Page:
• You may develop slurred speech.
  • You may develop a tolerance for the amount of drugs you usually take. This means you need more in order to feel the same high.
Psychological Signs of Addiction

For someone who is drug addicted, the behavioral signs of addiction are quite evident. The psychological signs of addiction include:

  • Being unable to stop using the drug, even if there is a desire to.
  • Spending a lot of time thinking about using the drug.
  • Obsessing over the drug in other ways. Examples include how to get it, where to get it, and how you'll feel afterwards.
  • Losing interest in activities you once loved.
  • Having problems keeping up with your normal responsibilities.
  • Hiding your drug use from your friends or family.
  • Spending time with people who use drugs regularly.

If you notice any of the above symptoms, you are most likely a drug addict. However, it's possible that you're still not entirely convinced. You may recognize yourself in many of the above, but you still feel like your drug use is no big deal. In fact, you may even feel like you could walk away from it tomorrow without caring.

This could be true, but you need to know for sure if it is or not. One way to do that is to take a drug addiction quiz. This quiz will go over many different questions with you. It will ask you questions that may be difficult for you. You'll find yourself facing some hard truths. Be honest in your responses, and you'll soon find out more about whether you're an addict or not.

Many addicts live their lives in denial. When they do, it's up to their families to identify if there is a drug problem. This can be very hard to do.

You may be in this situation yourself. You may know that your loved one has an addiction. However, you want to be sure. Knowing what to look for is so important. As a loved one, you can look for the following in your family member:

  • Significant changes in behavior.
  • Expressions of irritability.
  • Becoming easily agitated
  • Frequent bloody noses.
  • Having an unusual need for money, or excessive financial problems.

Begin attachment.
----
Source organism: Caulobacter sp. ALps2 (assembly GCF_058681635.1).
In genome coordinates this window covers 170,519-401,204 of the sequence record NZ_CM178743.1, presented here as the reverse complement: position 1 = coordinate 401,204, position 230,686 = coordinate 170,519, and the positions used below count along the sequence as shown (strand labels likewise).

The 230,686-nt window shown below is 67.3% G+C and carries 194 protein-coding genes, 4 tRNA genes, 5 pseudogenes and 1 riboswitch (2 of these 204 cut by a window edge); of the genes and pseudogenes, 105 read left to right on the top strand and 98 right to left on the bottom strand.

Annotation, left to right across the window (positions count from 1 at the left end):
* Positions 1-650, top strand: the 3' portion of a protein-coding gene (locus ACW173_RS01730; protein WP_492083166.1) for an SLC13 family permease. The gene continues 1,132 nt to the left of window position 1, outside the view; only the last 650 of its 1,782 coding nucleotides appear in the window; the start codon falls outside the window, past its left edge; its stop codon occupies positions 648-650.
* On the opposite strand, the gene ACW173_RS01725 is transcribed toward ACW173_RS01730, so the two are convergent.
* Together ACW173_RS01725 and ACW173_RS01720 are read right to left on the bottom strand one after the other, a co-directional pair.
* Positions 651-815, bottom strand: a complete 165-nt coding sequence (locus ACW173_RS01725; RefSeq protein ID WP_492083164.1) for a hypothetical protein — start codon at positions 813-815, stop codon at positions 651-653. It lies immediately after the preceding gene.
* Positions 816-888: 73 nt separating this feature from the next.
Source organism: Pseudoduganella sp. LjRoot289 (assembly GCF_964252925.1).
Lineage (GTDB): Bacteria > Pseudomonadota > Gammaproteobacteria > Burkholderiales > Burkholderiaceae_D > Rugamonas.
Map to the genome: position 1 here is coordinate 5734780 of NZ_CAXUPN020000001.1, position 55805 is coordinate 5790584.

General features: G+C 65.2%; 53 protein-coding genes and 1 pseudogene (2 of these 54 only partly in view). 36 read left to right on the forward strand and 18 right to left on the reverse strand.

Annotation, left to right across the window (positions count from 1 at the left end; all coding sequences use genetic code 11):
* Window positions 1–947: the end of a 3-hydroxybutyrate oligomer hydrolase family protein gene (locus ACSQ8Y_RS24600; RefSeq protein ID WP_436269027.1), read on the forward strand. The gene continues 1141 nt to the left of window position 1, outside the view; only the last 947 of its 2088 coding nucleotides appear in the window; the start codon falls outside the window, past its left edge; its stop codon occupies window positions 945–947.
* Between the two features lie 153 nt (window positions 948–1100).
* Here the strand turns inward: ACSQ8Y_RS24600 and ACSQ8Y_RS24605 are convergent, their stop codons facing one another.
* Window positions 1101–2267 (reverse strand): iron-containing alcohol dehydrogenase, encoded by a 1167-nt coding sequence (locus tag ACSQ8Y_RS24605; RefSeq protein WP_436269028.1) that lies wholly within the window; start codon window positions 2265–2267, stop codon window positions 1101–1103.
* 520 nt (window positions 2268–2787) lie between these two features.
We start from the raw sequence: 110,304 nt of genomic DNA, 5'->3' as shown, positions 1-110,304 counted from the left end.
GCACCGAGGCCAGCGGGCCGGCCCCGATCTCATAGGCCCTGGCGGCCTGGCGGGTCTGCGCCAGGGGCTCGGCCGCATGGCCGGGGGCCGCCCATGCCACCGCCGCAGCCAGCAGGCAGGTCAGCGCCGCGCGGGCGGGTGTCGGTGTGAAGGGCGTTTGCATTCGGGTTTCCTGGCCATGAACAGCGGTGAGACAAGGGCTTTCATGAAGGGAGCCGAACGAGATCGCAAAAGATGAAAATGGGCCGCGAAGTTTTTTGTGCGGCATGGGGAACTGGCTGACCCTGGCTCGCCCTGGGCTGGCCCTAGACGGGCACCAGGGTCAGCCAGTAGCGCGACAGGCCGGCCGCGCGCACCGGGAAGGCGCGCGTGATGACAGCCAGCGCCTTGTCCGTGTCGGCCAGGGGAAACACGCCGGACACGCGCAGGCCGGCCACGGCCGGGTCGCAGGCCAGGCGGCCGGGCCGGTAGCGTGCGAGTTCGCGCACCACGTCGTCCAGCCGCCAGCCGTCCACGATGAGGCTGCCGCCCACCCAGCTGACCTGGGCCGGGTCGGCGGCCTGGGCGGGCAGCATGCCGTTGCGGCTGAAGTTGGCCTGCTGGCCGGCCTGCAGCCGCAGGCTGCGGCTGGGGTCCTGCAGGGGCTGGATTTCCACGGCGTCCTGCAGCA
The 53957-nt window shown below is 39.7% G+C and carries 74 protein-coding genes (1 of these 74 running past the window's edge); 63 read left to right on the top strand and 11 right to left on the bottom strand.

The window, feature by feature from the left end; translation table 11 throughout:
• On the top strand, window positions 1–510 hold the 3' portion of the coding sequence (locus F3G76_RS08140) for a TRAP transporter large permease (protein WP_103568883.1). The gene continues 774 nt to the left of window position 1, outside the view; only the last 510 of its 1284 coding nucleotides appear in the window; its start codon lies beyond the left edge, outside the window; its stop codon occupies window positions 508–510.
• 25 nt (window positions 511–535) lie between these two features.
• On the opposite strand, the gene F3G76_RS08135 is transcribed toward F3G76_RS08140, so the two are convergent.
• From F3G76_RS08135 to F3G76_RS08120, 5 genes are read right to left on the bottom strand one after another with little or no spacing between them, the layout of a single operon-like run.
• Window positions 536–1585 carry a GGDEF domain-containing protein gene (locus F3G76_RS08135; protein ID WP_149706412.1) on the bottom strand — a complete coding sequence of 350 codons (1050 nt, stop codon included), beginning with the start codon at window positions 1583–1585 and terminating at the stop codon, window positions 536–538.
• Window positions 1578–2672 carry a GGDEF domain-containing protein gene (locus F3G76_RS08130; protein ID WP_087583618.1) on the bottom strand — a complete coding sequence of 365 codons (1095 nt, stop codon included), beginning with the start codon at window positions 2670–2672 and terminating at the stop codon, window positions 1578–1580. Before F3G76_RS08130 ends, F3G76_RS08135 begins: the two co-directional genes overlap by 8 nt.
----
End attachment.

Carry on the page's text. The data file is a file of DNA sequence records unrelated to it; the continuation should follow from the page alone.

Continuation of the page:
• Changes in their daily routines that are unusual.

It's so hard to face the facts if you have an addicted family member. However, you can get help if this is the situation you're in right now.

Drug Addiction Treatment

Drug Addiction Treatment for Addicts Who Desire to Recover

Hopefully by now, the question, how do I know if I am an addict? has been answered for you. This is a very hard question to ask yourself. Most people would rather live in denial for the rest of their lives than face the truth. The fact that you were brave enough to ask this question is commendable. Now, the question is, what should you do next?

Drug rehab is the best way for you to become free of your drug addiction. Maybe you've thought about going to drug treatment before. Perhaps a well-meaning friend or family member has even encouraged you to get professional help. If you have an addiction, you definitely need drug treatment. This is the only way you'll be able to get the assistance you need to stop using successfully.

At Northpoint Washington, we understand that you might be feeling concerned about going to drug rehab. Most people do. You're certainly not alone if you're nervous, anxious or worried about what you'll encounter. However, you should know that drug rehab offers you so many benefits. Above all, you'll learn that a life without drugs is worth living.

Have you recently found out that you're an addict? Are you interested in learning more about drug rehab? Please contact us today.

Talk to a Rehab Specialist Today

Our admissions coordinators are here to help you get started with treatment the right way. They'll verify your health insurance, help set up travel arrangements, and make sure your transition into treatment is smooth and hassle-free.

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Northpoint Washington: Opening April 2019

Our facilities currently open for services:

Ashwood Recovery at Northpoint

Outpatient drug and alcohol rehab and addiction counseling located in Boise, Idaho.

Northpoint Recovery

Our National Medical Detox and Inpatient Addiction Facility.

The Evergreen at Northpoint

Outpatient drug and alcohol rehab and addiction counseling located in Washington State.